NewsInspiring  

Kansas Second-Grader Takes the Hand of a Child in Need on the First Day of School — and Captures the Nation’s Heart

By Debra West | September 4, 2019

Courtney Coko Moore/Facebook

This article is one in a series at The 74 that profiles the heroes, victories, success stories and random acts of kindness found at schools all across America. Read more of our recent inspiring profiles at The74Million.org/series/inspiring.

At the start of the school year, Facebook is filled with first-day photos taken by proud parents, but few pictures turn the children — and their mothers — into social media stars.

That’s just what happened when second-grader Christian Moore reached out to a frightened classmate with a simple act of kindness.

“I’m so proud of my son, he seen a kid balled up into a corner crying, so he went to console him, grabbed his hand and walked him inside of the school!” Christian’s mom, Courtney, wrote in a post she assumed would be seen only by her friends. “It is an honor to raise such a loving, compassionate child! He’s a kid with a Big heart, the first day of school started off right.”

Connor Crites, 8, has autism and was overwhelmed by the noise, crowd and excitement of the day — until Christian reached out his hand, that is. The gesture, caught in Moore’s photo, took place in Minneha Elementary School in Wichita, Kansas. But compassion is universal, and the photo was shared and reshared, quickly capturing hearts in ever-widening circles around the world.

Among the first to see it was Connor’s mom, April.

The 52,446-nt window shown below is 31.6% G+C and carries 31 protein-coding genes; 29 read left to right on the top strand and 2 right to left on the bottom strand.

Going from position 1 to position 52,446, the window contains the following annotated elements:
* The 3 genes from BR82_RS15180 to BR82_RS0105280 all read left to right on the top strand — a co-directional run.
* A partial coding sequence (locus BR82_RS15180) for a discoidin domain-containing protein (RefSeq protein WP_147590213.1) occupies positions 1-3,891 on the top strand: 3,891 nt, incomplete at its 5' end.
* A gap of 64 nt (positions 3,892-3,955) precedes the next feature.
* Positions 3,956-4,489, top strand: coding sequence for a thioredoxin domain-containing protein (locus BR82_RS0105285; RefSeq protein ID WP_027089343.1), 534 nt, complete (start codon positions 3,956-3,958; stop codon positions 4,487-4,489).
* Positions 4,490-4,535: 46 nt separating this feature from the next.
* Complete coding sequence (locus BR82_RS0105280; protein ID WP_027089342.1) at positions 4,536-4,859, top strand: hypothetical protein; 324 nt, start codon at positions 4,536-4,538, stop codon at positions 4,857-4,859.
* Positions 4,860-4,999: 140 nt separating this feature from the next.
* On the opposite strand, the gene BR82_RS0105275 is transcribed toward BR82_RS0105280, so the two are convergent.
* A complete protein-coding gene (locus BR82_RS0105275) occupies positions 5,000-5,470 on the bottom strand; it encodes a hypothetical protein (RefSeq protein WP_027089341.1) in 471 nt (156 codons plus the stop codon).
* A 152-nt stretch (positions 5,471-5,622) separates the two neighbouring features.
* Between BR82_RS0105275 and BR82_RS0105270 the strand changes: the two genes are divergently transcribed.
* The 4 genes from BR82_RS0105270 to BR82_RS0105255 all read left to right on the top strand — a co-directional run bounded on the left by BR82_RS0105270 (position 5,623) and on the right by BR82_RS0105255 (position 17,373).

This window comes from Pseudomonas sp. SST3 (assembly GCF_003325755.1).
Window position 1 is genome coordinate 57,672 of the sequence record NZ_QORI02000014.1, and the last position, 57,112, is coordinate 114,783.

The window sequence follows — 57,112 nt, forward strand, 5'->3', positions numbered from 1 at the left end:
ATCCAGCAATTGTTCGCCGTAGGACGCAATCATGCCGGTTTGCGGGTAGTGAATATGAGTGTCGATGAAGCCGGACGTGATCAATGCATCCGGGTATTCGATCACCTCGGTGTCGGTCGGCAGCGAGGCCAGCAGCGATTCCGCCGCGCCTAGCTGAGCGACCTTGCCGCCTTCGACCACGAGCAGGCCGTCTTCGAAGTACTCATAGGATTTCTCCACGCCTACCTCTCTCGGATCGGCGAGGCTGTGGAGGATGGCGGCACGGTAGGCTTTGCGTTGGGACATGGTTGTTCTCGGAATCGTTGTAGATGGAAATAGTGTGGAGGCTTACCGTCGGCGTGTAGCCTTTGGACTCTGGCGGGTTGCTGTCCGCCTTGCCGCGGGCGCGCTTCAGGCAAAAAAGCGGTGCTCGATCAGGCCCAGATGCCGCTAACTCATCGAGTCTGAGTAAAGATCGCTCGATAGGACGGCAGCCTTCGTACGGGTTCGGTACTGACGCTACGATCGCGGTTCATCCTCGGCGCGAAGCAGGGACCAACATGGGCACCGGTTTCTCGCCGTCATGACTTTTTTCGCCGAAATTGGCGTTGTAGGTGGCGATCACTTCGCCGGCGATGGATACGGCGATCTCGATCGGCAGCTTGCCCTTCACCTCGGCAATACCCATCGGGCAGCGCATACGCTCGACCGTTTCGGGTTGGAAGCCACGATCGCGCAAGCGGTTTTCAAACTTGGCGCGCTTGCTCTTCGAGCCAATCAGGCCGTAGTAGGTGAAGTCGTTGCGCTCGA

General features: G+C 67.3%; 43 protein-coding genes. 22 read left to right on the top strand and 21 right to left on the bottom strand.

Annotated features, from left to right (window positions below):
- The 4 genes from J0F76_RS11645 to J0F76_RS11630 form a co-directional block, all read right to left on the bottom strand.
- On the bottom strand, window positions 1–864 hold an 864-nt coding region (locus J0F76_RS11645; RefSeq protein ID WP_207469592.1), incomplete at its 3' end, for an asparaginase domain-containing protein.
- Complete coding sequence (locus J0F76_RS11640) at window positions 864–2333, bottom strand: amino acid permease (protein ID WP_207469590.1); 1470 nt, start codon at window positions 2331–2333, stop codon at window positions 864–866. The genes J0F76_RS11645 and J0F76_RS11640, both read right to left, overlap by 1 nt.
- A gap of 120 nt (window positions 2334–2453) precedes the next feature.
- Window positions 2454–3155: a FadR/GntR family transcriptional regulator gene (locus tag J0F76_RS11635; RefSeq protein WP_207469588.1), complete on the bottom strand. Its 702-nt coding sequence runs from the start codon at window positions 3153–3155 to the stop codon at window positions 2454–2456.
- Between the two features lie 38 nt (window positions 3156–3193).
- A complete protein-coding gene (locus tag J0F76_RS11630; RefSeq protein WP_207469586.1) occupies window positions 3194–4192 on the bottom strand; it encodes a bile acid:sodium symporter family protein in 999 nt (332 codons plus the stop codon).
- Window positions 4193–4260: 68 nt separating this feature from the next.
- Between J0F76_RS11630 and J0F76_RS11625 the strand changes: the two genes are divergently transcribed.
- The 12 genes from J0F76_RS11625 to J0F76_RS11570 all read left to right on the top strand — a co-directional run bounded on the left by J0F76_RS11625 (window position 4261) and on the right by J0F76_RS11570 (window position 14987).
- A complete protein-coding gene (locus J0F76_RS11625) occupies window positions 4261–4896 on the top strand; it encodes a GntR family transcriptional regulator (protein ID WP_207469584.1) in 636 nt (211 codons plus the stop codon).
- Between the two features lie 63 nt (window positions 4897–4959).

“This made me sad but also absolutely warmed my heart,” she posted. “I’m so happy a caring little boy was so kind to my baby.”

Crites quickly thanked Christian’s mom.

Crites had long worried about how Connor, who was nonverbal until he was 5, would fit in with other children.

“I fear every day that someone’s going to laugh at him because he doesn’t speak correctly or laugh at him because he doesn’t sit still or because he, you know, jumps up and down and flaps his hands,” she told ABC news.

It’s a fear many parents can relate to.

But when Christian looked at Connor, he didn’t see disability or any of the other barriers that keep grown-ups apart. He just saw a child in need.

“He was kind to me,” Connor told KAKE-TV News in Wichita. “It was in the first day of school and I started crying, then he helped me and I was happy.”

That’s how friendships start.

“The rest is history,” Moore told the station. “They have an inseparable bond.”

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